so i read austen in high school, of course. and every time i return to her novels, i have forgotten how funny (read: witty & sarcastic) they are. how unique and complete each character in these complex, relationship-driven plots. and how ahead of societal norm jane’s austen’s own ideals were. i love the movie adaptations. i live for the sweeping soundtracks. i like funny tv spin-offs (“lost in austen”) and adaptations (“austenland,” by shannon hale). and of course, who has not been charmed into re-reading pride & prejudice by kathleen kelly & joe fox’s email romance in “you’ve got mail?”
my original intentions for this painting were a lot more complicated. but as i delved further into the book, and the annotated edition, it became less about the men and their estates, and more about the sisters. so the image became simplified so we can step into their world and dance and observe and letter-write alongside them.
the sisters– all fighting: for a husband to escape impending poverty, for a handsome husband because what else is the point of flirting, for accomplishments & attention, or fighting against a society that demanded they must sometimes settle without affection. (or, heavens forbid, to break the stigma that an unmarried woman over 23 is already a spinster.)
so i scrapped the sketches of estates and the shadows of the men that pursued (or engaged) them, and left this piece about our “first impressions” (jane austen’s original working title for this novel she started at age 20 and published as “pride & prejudice,” by a lady, at age 37) of the five bennet sisters.
have a look at the research and painting process photos and then i’ll share a little bit about the bennet gals. 🙂
so the gals in our painting:
- jane. “miss jane bennet.” the pretty one. too reserved (even though she “smiles too much”) for darcy to believe she returned mr. bingley’s affections. modest. and sent over to netherfield park when mrs. bennet knew it was going to rain so she’d be stuck there getting to know the new (rich) neighborhood bachelor. she got a cold. hence the handkerchief.
- lizzy. “miss bennet.” (also referred to as eliza or elizabeth.) the second oldest. the self-assured no-nonsence sister. she goes (on foot) to visit jane who’s stuck at netherfield recovering, and mr. bingley’s sister is appalled that her dress was 6″ deep in mud after the 3-mile journey.
- mary. the middle sister. the only plain one in the family. always vying for a chance to show off her (pedantic) reading habits or her (mediocre) singing and piano playing; she just wants some affirmation.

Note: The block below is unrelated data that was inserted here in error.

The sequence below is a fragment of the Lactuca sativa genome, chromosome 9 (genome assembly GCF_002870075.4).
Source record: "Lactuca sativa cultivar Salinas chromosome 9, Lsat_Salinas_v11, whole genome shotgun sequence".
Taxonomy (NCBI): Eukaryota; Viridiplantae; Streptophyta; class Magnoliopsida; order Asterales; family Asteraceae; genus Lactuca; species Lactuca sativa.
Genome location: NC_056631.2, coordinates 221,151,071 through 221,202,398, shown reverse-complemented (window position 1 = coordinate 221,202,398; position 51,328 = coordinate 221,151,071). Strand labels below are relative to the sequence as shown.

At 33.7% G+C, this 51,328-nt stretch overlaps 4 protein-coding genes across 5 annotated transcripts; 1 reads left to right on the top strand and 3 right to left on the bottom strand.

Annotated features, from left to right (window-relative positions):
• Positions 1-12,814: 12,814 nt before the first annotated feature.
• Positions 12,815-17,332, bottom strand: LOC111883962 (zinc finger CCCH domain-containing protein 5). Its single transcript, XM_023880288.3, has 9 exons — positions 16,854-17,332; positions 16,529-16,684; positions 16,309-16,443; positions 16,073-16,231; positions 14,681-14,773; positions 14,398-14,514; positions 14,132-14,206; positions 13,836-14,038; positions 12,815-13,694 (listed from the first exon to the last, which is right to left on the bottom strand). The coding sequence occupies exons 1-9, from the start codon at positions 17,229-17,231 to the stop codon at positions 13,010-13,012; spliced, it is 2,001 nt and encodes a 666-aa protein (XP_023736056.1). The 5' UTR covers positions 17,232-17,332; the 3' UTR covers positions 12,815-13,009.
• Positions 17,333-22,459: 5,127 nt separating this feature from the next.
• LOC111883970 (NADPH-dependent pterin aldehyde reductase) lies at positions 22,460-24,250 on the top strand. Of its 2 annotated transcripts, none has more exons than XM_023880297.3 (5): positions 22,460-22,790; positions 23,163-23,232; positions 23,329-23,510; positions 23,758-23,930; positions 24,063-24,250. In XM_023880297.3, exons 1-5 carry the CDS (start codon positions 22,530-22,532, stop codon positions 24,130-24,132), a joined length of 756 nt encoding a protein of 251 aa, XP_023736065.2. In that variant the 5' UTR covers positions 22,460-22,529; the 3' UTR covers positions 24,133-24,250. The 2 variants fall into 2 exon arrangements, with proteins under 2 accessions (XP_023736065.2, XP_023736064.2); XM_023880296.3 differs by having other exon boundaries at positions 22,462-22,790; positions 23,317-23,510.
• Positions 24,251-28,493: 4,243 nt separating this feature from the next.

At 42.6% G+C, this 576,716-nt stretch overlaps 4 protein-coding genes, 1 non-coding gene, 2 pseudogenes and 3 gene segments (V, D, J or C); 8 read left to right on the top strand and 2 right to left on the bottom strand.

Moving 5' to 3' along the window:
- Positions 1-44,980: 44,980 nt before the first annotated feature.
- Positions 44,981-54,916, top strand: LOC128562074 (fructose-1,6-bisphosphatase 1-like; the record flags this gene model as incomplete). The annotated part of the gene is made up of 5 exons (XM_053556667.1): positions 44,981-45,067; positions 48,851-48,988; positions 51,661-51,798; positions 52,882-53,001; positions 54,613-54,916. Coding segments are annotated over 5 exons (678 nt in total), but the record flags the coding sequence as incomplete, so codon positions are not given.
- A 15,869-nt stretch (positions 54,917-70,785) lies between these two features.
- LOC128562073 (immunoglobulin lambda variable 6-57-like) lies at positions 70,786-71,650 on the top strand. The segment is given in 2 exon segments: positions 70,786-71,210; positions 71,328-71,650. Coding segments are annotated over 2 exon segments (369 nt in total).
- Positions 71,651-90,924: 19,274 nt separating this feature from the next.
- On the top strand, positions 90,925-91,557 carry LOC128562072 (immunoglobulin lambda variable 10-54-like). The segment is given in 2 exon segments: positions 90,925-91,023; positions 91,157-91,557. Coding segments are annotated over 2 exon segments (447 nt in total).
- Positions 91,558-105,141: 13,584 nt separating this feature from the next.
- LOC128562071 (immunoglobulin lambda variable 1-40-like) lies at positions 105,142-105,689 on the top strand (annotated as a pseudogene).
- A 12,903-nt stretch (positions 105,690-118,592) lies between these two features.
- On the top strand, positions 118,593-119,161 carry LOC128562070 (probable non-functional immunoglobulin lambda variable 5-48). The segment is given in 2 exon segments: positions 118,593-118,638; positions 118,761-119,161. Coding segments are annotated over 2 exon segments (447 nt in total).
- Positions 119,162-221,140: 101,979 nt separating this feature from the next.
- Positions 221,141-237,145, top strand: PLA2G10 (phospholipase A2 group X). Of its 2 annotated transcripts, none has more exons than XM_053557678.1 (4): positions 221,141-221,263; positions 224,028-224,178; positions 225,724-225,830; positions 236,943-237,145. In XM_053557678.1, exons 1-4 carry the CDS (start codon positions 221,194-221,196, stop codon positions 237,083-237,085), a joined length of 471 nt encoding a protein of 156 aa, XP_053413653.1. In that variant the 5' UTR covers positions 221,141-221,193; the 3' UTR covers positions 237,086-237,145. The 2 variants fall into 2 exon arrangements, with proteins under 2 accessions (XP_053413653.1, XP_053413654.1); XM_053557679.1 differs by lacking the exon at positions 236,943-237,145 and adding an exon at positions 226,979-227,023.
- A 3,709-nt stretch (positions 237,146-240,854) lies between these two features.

- kitty (catherine). in the shadow of lydia, who was the youngest, kitty also lives for the regiment (military men in uniform come to town), officers (even better), and a good ball.
- lydia. the youngest. the most ridiculous. the biggest flirt. the first to be married. even if it was sure to bring wreck & ruin & scandal to her entire family were it not for mr. darcy’s interference in lydia & wicked wickham’s supposed elopement plans. [ two fun facts: she was the tallest of the sisters; and she bought what she knew was an ugly bonnet (out of boredom and living outside of her means, a lifelong habit) to dress it up at home.]
my main take away from the guys in this novel? darcy was an introvert. i get it. sure, he had “reason” to be proud, but he was just socially awkward. and i don’t judge him for that. but i hadn’t noticed before just how soon he started favoring lizzy. (“she attracted him more than he liked.”)
mr. bennet? still hilarious. witty and sarcastic, and with great affection for lizzy. also, his greatest desire was to be left alone in his library. i believe it. (being an only child myself, five sisters, and a pestering mother who wants nothing more than to see them married would be more than enough for me to retreat to a quiet in-disturbable room of books.)
and miss caroline bingley? charles’ unmarried sister? gracious, i hadn’t noticed before how much she was throwing herself at mr. darcy and sure to be full of jealousy and all the greater maliciousness to break up jane and charles to destroy lizzy’s chances of being in darcy’s circle.
oh. and i drew jane austen’s glasses interweaving into my signature “h.” because four (five) cheers for jane austen, am i right?
some favorite quotes: (there’s tons. here’s a half dozen.)
- “what do you think of books?” said he, smiling. (mr. darcy while dancing with elizabeth)
- “but vanity, not love, has been my folly.” (lizzy)
- “i think you are in very great danger of making him as much in love with you as ever.” (lizzie to jane upon bingley’s return)
- “i shall be glad to have the library to myself as soon as may be.” (mr. bennet)
- “i shall infinitely prefer a book.” (mary when the subject of a ball comes up. me too, mary. me, too.)
- “i am the happiest creature in the world.” (a letter from lizzy to her aunt & uncle upon her engagement to darcy.)
original gouache on watercolour painting available framed for $525.
limited edition signed prints available HERE on my etsy site!
- pride and prejudice, an annotated edition, edited by patricia meyer spacks. the belknap press of harvard university press, 2010.
- ordinary, extraordinary jane austen. by deborah hopkinson, illustrations by qin long. blazer + bray, an imprint of harpercollins publishers, 2018. an illustrated children’s book about young jane austen.